IBM Accused of Ageism, Writes Forbes
Older Workers Are ‘Dinobabies’ Who Should Be Made An ‘Extinct Species’
Article originally appeared in Forbes.com Editor's Pick Feb 12, 2022 by Jack Kelly, Founder and CEO of The Compliance Search Group and Wecruiter.io; Co-host of the Blind Ambition Podcast
In September 2018, a sweeping investigation highlighted the alleged abuses of age discrimination within the technology industry. It was reported that IBM fired about 20,000 American employees over the age of 40, which amounts to about 60% of its total U.S. job cuts during the time period in question.
The investigation included stories gathered from over 1,100 former IBM employees. Shannon Liss-Riordan filed a class-action lawsuit in federal court in Manhattan on behalf of three former IBM employees who say the tech company discriminated against them based on their age when it fired them.
This week, as reported by Bloomberg, “IBM executives discussed in emails how to force out older workers and derided them as “dinobabies” who should be made an “extinct species,” according to a court filing in an age discrimination case against the company. The filings revealed communications showing “highly incriminating animus” against older employees by officials who at the time were in the company’s “highest ranks.”
The reporting asserts that in an email chain, there was a plan to “accelerate change by inviting the ‘dinobabies’ (new species) to leave” and turn them into an “extinct species.” Bloomberg added, “Company officials also complained about IBM’s ‘dated maternal workforce’ that ‘must change,’ and discussed frustration that IBM had a much lower share of Millennials in its workforce than a competitor, but said its share would increase following layoffs, according to the filing.”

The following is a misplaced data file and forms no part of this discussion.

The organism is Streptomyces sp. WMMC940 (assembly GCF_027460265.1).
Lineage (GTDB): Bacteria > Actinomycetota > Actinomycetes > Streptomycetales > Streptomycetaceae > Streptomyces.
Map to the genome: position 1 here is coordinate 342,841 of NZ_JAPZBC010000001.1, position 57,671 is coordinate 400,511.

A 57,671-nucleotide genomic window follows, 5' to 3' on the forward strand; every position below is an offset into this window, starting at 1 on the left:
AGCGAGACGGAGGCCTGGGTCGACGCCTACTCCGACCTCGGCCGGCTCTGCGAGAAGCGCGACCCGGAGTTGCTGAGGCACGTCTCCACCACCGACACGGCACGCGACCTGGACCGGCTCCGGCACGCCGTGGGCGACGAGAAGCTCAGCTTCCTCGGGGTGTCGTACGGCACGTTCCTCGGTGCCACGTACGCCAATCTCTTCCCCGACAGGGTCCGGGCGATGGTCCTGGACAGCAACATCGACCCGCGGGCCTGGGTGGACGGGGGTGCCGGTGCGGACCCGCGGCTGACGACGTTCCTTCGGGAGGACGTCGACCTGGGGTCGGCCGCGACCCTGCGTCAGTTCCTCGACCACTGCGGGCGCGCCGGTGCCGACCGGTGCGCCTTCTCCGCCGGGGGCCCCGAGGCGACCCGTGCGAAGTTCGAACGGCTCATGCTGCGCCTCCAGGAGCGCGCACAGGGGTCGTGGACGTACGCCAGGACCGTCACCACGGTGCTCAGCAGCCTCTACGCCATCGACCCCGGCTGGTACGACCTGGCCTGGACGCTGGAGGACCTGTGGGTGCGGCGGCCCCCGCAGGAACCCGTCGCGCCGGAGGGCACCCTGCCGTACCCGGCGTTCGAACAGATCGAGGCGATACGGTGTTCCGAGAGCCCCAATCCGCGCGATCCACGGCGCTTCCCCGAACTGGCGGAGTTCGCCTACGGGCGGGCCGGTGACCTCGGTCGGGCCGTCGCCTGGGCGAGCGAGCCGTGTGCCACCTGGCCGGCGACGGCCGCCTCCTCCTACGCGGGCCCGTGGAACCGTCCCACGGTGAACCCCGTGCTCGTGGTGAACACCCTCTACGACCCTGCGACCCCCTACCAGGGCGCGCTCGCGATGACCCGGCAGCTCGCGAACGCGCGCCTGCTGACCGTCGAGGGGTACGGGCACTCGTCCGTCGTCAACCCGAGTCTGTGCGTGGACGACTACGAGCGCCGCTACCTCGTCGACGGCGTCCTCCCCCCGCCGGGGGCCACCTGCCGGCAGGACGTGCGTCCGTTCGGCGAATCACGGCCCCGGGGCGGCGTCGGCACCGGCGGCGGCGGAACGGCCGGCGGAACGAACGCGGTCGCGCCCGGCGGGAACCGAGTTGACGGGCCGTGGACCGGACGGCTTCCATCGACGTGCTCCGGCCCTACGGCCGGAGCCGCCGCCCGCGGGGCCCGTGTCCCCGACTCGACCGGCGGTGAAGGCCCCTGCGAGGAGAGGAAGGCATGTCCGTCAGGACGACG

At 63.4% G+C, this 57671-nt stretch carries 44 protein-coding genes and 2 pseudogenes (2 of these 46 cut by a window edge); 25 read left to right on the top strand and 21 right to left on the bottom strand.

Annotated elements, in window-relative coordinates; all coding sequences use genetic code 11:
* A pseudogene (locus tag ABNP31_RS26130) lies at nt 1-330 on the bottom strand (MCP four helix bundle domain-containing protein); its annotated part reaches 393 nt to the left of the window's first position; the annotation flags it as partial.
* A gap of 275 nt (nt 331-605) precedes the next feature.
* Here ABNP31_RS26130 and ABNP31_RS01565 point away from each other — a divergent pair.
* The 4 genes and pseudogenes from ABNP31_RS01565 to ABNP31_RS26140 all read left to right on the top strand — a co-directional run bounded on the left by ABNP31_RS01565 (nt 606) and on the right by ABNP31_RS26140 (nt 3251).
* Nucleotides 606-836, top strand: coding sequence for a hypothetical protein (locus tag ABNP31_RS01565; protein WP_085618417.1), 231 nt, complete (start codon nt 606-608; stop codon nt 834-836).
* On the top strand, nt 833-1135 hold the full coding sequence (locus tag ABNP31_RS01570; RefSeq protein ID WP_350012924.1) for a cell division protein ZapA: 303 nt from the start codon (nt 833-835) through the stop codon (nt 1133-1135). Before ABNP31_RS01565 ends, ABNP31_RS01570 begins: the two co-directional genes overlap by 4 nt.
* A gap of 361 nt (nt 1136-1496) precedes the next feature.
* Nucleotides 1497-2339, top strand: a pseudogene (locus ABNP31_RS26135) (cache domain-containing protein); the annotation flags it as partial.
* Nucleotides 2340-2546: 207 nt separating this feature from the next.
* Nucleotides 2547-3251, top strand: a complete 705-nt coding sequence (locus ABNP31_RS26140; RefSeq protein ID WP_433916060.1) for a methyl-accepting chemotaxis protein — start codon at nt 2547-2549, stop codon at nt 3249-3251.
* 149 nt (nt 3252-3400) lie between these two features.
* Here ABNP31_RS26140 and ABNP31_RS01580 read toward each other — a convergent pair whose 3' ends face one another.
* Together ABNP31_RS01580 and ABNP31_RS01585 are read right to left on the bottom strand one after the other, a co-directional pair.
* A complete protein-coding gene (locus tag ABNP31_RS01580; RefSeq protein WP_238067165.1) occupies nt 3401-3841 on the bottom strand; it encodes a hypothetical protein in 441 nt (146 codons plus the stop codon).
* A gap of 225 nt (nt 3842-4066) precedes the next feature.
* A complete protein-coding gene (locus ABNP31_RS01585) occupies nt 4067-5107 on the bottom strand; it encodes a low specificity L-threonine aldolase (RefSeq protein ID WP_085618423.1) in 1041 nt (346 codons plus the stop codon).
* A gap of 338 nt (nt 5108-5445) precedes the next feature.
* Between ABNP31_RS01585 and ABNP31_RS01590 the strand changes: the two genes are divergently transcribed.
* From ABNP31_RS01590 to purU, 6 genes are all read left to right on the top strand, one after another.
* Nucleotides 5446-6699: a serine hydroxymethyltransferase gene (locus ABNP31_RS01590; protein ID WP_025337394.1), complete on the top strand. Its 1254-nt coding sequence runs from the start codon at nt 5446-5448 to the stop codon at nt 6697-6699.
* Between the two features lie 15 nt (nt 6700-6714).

In a statement, an IBM spokesperson said the tech company “never engaged in systematic age discrimination and it terminated employees because of changing business conditions, not because of their age.” In 2020, the median age of employees in the U.S hovered around 48 years, the same as in 2010, according to the statement. The spokesperson added that the language used in the emails “is not consistent with the respect IBM has for its employees and as the facts clearly show, it does not reflect company practices or policies.”
In a court deposition, a former human resources professional said—in the effort to recruit and retain younger personnel—IBM had to show that the once preeminent tech leader wasn’t “an old fuddy-duddy organization” and needed to appear “as [a] cool, trendy organization.”
Shannon Liss-Riordan, an attorney representing IBM workers, said, “IBM has engaged in egregious age discrimination. IBM has tried to use arbitration clauses to shield that evidence from the public and other employees who are trying to build their cases of discrimination.”